The death of a loved one is one of the most difficult things humans experience. Whether it be a friend or family member, death never is easy, and each of us have our own way of coping with such tragic events in our lives.
One woman, Carol, was forced to deal with the tragic, and sudden, death of her husband on her 50th birthday one year ago. Her husband was killed by a young drunk driver, and people ask her how she is able to cope with the loss of her soulmate. While many people are likely unable to fully heal from such a loss, Carol described to a friend how a tradition she and her husband had has helped her cope with his death.
“Her Husband Died In A Tragic Car Accident. One Year Later, She Said This!”
Carol’s husband was killed in an accident last year. Jim, only fifty-two years old, was driving home from work, the other driver was a teenager with a very high blood alcohol level. Jim died instantly. The teenager was in the emergency room for less than two hours.
There were other ironic twists: It was Carol’s fiftieth birthday, and Jim had two plane tickets to Hawaii in his pocket. He was going to surprise her. Instead, he was killed by a drunk driver. “How have you survived this?” I finally asked Carol, a year later.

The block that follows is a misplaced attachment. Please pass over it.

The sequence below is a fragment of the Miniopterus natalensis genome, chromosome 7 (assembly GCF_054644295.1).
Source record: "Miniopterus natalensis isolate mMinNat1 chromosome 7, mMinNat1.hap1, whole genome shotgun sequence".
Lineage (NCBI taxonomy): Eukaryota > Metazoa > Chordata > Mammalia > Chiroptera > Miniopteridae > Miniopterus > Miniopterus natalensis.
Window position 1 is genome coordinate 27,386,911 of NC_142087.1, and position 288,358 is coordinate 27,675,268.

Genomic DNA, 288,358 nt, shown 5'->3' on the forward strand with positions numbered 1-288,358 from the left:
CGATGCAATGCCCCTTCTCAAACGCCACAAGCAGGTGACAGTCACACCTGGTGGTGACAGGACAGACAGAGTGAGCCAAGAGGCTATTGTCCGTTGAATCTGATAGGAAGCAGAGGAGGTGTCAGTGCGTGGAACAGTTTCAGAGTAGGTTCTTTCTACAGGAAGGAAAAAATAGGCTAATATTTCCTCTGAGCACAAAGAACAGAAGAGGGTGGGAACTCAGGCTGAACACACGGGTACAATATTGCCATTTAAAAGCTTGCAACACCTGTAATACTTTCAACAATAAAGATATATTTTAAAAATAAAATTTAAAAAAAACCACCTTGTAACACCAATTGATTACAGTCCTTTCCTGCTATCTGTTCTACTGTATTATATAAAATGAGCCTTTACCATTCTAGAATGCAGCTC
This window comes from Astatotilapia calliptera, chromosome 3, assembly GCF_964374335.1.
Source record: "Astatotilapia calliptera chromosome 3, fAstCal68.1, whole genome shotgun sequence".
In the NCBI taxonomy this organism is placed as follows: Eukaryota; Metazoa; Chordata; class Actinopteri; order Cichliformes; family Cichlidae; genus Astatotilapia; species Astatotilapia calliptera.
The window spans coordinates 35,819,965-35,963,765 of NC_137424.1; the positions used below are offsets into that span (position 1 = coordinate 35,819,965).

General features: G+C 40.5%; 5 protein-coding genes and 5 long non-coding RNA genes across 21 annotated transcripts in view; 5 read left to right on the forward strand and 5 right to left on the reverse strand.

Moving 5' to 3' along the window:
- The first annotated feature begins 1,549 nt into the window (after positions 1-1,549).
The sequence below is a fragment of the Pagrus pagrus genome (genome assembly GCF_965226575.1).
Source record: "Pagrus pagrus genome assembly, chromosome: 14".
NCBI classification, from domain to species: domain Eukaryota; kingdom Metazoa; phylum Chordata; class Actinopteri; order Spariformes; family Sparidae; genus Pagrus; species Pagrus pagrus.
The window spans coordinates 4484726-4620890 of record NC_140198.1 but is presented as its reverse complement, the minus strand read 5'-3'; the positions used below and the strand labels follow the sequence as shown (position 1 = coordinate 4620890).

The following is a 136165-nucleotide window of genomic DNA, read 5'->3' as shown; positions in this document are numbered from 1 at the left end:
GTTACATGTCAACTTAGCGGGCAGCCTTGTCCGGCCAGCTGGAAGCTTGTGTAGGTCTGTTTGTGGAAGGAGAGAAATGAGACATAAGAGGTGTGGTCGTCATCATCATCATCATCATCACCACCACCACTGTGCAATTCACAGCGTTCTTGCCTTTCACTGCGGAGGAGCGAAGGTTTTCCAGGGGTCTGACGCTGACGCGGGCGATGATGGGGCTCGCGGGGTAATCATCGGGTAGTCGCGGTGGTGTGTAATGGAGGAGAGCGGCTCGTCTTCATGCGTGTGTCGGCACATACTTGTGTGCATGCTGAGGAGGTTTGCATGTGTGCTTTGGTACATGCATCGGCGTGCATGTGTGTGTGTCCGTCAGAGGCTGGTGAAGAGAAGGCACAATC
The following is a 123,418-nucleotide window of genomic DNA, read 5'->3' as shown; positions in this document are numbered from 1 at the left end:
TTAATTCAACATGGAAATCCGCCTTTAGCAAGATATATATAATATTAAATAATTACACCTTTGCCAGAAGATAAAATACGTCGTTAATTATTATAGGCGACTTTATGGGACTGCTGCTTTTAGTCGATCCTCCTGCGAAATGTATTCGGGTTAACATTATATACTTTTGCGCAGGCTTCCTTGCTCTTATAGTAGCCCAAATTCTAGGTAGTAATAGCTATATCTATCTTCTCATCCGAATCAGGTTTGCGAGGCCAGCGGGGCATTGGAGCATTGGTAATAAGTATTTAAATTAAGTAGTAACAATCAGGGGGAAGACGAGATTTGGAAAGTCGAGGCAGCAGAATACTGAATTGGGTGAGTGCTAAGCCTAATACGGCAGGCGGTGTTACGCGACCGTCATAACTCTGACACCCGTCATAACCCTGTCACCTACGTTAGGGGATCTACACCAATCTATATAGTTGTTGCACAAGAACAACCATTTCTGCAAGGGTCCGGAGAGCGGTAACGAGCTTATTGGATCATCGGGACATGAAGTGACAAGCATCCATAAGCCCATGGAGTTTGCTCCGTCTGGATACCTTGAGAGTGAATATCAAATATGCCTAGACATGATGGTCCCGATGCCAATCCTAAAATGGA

Her eyes welled up with tears. I thought I had said the wrong thing, but she gently took my hand and said, “It’s all right; I want to tell you. The day I married Jim, I promised I would never let him leave the house in the morning without telling him I loved him. He made the same promise. It got to be a joke between us, and as babies came along, it got to be a hard promise to keep. I remember running down the driveway, saying ‘I love you’ through clenched teeth when I was mad, or driving to the office to put a note in his car. It was a funny challenge.
“We made a lot of memories trying to say”I love you” before noon every day of our married life.
“The morning Jim died, he left a birthday card in the kitchen and slipped out to the car. I heard the engine starting. Oh, no, you don’t, buster, I thought. I raced out and banged on the car window until he rolled it down.
“Here on my fiftieth birthday, Mr. James E. Garret, I Carol Garret, want to go on record as saying I love you!”
“That’s how I’ve survived. Knowing that the last words I said to Jim were ‘I love you!’
What are your thoughts on Carol’s unique way of coping with her husband’s death? Do you think everyone has a special way of dealing with tragedy such as this? Share your thoughts below!
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